Although partly based on Geertz's fieldwork, this book is concerned less with ethnograhic anthropology and more with comparative religion. Despite thiAlthough partly based on Geertz's fieldwork, this book is concerned less with ethnograhic anthropology and more with comparative religion. Despite this difference, Geertz applies his trademark semantic approach. The tasks he sets ahead of him is "not to formulate an underlying uniformity behind superficially diverse phenomena, but to analyze the nature of that diversity as we find it". In comparing the Islam of Indonesia, heavily influenced by the Indic (Hindu-Buddhist) tradition, characterized more by mental poise and psychic balance, with the Islam of Morocco, based on the Maraboutic tradition and moral intensity, Geertz focuses less on what is common to them (he doesn't ignore this aspect and gives it its share of attention), and more on the reasons behind these differences, as well as on their consequences. In the confrontation with Christiany and Westernization, both types of Islam react in a similar manner through what Geertz calls scripturalism and the ideologization of religion (a transition from religiosity to religious-mindedness). These movements, asserting the letter of Islam, were directed both against classical "impure" traditions, and against the Western domination (both spiritual and political). However, after its alliance with nationalism, the scripturalism was cast aside by its ally, who returned to the classical traditions of the Theater State with Sukarno in Indonesia and of the Maraboutic Sultan with Muhammed V in Morocco. The way Geertz tries to explain these developments is by treating religion as something that arises from the insufficiency of common sense in helping the ordinary man make sense of his everyday life. Religion is meant to provide meaning there where common sense fails. Religion merges the world view (the way a man interprets it) and the ethos (a guide for action: the way things should be done). In response to the rivalry that naturally arises between religion and science, the former has traditionally taken two stances. One is more specific to Morocco: separating strictly the two of them for fear of contaminating the former and shackling the latter. The other is more specific to Indonesia: integrating them by claiming that science only makes explicit what is implicit in the Koran and that it doesn't infirm, but it confirms the Koran. This difference can be well analyzed by focusing on two essential characteristics that Geertz identifies of religion: its force, meaning its psychological grip, and its scope, meaning its social range of application. The separation of secular and religious life in Morocco is related to the greater force of religion there, but it severely limits its scope. In Indonesia it's the opposite: although the force of religion is weaker, its scope is greater as nearly everything is 'tinged' with the spiritual. The problem that believers in both countries face is that religious symbols cannot sustain anymore a properly religious belief, the main reason being the secularization of thought. Religion is asserted instead of being experienced....more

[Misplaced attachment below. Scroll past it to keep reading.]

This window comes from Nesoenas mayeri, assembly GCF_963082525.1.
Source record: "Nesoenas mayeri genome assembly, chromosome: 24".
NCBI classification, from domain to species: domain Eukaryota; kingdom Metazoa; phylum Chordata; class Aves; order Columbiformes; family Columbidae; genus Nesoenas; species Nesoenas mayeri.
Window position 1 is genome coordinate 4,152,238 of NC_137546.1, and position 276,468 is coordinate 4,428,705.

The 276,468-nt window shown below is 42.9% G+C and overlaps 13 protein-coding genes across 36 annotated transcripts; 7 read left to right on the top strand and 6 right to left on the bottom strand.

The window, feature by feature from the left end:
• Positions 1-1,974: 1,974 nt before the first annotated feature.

It's my first book by Freud and it was... impressive. First of all, I must praise his writing style (or, perhaps, the translator). It's a very readablIt's my first book by Freud and it was... impressive. First of all, I must praise his writing style (or, perhaps, the translator). It's a very readable book even if you are a total newbie to the subject matter of the book, and it's not some ordinary subject matter: combining anthropological data and psycho-analytical insight, Freud tries nothing less than to trace the origin of culture (more precisely of religion, morals, social organization and so on). The book has four parts, the first three of which deal with presenting the institutions of totemism, taboo and especially incest, as well as drawing resemblences between the psychology of children, neurotics and primitive peoples. The fourth and final part is dedicated actually to summing up all the previous arguments into an ingenious theory: that society and culture originated as a result of the Oedipus complex. More precisely, Freud imagines a primeval horde, in which the sons killed the father, in order to free themselves from his authority and gain sexual access to his females, and ate him in order to identify with him. Later, they replaced him with the totem, and proclaimed the taboo of eating the totem animal (except for certain festivities, where the original crime was reenacted), and that of mating/marrying with females belonging to the same totemic clan (the rule of exogamy and a measure against incest). Freud supports his views with a lot of references to anthropological and naturalist works, but the problem is that the materials he uses were written at a time when the transition from "armchair anthropology" to "fieldwork anthropology" had no yet been fully accomplished. This need not be however an excuse for the fact that Freud purposely and openly speculates without solid support for his hypotheses. Too much "assuming that" and "we might suppose that" and so on. Creative, imaginative, brilliant even, as it is, too much of this book is mere speculation which culminates with a hypothesis best described by Malinowski: "It is easy to perceive that the primeval horde has been equipped with all the bias, maladjustments and ill-tempers of a middle-class European family, and then let loose in a prehistoric jungle to run riot in a most attractive but fantastic hypothesis." ...more